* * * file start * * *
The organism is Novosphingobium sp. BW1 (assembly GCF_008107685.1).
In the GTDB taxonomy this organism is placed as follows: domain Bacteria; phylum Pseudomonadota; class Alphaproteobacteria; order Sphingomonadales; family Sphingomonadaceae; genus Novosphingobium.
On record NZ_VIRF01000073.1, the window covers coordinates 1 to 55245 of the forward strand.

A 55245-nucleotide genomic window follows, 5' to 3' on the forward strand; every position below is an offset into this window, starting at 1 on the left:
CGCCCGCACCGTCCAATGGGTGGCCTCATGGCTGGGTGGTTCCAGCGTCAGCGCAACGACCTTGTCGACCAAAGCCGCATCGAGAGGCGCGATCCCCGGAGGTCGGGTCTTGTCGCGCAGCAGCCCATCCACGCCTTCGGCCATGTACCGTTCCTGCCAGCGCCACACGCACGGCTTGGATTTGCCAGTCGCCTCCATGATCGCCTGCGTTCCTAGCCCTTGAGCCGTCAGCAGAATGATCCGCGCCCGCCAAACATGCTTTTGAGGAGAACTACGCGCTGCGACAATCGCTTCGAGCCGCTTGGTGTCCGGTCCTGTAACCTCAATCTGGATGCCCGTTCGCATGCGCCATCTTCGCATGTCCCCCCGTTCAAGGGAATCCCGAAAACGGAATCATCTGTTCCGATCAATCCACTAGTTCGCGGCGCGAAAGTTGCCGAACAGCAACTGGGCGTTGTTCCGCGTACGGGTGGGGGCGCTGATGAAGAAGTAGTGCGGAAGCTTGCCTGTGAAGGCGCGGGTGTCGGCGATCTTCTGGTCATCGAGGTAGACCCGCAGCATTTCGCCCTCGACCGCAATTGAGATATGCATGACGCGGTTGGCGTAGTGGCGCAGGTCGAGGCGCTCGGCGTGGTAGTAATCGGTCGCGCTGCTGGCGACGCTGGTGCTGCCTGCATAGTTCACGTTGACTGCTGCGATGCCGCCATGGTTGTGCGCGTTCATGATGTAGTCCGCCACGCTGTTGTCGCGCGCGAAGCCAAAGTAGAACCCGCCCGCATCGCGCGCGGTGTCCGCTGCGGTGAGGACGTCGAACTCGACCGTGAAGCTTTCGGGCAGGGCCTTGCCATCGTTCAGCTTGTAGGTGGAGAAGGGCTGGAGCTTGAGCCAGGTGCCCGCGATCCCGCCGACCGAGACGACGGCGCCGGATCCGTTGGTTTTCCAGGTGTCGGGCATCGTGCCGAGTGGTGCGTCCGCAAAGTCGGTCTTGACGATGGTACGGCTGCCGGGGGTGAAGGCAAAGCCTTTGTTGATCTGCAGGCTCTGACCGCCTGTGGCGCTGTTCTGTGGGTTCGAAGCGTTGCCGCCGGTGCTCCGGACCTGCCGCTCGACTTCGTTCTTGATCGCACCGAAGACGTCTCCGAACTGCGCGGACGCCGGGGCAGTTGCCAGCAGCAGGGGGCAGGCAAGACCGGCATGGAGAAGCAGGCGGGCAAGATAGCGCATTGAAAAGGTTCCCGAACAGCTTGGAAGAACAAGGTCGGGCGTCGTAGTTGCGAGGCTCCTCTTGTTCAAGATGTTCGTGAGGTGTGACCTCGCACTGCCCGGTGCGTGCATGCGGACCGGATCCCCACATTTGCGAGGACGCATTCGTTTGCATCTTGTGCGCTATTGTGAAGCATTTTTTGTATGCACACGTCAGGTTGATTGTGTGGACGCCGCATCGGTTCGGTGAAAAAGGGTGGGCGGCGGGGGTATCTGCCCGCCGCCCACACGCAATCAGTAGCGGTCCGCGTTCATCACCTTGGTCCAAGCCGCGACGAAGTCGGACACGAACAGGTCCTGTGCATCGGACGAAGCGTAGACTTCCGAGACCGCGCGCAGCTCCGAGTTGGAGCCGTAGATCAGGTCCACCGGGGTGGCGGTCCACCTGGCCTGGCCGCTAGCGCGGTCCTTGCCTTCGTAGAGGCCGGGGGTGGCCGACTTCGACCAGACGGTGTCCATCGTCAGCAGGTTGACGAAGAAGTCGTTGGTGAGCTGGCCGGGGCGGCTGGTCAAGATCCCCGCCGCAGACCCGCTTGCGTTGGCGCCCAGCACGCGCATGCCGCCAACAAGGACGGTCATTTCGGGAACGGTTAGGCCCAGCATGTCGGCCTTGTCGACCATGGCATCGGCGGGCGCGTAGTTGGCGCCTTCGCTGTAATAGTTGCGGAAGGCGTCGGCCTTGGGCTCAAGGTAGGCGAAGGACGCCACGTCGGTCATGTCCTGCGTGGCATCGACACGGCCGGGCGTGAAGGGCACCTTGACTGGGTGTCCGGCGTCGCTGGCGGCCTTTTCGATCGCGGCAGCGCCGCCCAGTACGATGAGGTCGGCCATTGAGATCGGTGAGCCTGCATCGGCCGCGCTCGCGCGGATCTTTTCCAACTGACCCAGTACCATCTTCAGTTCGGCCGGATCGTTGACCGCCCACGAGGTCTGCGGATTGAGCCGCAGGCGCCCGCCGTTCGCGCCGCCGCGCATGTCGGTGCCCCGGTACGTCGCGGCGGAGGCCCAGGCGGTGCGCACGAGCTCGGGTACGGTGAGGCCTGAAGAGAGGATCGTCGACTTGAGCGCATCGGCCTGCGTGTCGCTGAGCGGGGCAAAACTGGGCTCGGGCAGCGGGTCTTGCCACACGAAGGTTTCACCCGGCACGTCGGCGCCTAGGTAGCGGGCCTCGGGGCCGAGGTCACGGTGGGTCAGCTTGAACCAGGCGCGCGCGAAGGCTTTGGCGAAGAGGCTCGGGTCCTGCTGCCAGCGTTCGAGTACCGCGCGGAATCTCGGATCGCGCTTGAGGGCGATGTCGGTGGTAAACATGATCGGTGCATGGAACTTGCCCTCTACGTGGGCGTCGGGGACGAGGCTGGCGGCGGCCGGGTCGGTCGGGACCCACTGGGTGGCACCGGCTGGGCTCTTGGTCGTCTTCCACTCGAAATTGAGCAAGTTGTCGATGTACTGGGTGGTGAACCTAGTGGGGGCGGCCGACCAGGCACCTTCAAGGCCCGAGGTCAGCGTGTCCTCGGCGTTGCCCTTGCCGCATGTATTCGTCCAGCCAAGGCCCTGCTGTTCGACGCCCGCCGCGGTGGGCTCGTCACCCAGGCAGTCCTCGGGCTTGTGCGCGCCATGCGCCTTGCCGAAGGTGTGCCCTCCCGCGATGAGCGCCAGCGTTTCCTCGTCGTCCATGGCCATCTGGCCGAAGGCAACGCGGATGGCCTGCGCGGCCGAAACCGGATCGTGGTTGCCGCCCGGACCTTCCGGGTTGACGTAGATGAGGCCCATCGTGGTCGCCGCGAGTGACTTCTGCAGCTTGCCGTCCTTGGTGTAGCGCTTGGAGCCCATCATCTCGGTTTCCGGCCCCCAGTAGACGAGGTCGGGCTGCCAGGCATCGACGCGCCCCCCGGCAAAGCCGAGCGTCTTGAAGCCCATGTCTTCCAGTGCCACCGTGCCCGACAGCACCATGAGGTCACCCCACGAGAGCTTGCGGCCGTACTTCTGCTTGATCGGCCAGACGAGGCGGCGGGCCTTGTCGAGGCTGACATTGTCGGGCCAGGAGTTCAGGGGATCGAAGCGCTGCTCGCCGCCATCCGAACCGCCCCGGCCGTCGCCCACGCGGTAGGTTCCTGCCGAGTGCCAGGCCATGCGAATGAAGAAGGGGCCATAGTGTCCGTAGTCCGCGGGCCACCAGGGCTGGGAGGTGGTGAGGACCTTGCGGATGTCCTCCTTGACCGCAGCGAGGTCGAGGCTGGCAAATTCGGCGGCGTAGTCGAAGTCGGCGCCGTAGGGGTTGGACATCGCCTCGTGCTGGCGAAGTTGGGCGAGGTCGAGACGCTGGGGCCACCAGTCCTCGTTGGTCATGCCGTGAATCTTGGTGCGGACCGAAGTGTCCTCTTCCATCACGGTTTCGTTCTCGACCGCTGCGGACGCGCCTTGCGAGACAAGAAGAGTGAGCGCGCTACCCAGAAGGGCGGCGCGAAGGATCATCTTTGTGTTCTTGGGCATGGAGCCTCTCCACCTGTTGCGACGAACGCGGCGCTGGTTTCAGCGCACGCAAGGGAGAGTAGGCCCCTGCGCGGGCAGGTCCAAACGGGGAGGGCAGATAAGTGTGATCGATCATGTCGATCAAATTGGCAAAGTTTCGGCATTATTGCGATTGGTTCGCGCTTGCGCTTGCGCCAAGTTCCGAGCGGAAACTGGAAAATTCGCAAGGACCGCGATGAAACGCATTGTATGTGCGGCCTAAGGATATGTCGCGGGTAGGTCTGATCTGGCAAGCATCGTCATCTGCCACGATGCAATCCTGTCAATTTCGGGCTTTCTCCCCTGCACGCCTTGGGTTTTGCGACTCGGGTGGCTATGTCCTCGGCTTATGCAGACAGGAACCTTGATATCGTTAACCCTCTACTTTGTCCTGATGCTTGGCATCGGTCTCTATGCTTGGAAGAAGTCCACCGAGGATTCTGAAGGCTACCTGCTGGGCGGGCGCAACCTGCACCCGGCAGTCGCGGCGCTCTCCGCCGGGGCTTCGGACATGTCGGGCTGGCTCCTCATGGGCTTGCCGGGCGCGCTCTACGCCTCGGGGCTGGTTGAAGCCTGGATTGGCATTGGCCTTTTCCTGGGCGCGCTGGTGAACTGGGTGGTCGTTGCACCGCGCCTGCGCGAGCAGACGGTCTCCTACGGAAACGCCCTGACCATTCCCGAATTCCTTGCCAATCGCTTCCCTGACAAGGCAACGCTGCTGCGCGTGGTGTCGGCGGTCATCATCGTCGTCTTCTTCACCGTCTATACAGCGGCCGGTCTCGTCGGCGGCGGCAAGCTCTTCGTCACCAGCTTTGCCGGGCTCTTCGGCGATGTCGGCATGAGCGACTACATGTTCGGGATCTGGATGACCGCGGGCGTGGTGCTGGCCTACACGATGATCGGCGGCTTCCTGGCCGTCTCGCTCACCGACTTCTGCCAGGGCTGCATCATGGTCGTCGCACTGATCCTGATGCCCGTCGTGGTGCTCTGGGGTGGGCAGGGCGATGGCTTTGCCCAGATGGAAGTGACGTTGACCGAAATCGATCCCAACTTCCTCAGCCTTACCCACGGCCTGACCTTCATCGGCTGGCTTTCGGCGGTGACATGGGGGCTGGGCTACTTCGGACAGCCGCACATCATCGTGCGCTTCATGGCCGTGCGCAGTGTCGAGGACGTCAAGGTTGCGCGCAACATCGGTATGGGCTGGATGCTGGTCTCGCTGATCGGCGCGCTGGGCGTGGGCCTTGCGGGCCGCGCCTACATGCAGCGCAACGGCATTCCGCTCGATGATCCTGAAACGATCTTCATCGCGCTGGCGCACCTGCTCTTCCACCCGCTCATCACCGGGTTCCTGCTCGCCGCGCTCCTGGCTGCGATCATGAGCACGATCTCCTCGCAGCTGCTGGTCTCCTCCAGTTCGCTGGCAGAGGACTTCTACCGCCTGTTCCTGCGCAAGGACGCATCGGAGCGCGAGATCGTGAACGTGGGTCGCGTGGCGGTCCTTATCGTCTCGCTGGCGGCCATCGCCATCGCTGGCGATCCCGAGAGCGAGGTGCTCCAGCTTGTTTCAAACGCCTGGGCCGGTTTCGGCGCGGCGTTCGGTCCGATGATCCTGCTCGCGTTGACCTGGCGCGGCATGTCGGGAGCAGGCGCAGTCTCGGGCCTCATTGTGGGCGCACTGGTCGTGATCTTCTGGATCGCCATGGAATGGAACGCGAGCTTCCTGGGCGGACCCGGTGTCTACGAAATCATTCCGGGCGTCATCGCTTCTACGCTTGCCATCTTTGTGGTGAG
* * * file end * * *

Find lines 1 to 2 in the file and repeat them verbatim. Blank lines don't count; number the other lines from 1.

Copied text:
The organism is Novosphingobium sp. BW1 (assembly GCF_008107685.1).
In the GTDB taxonomy this organism is placed as follows: domain Bacteria; phylum Pseudomonadota; class Alphaproteobacteria; order Sphingomonadales; family Sphingomonadaceae; genus Novosphingobium.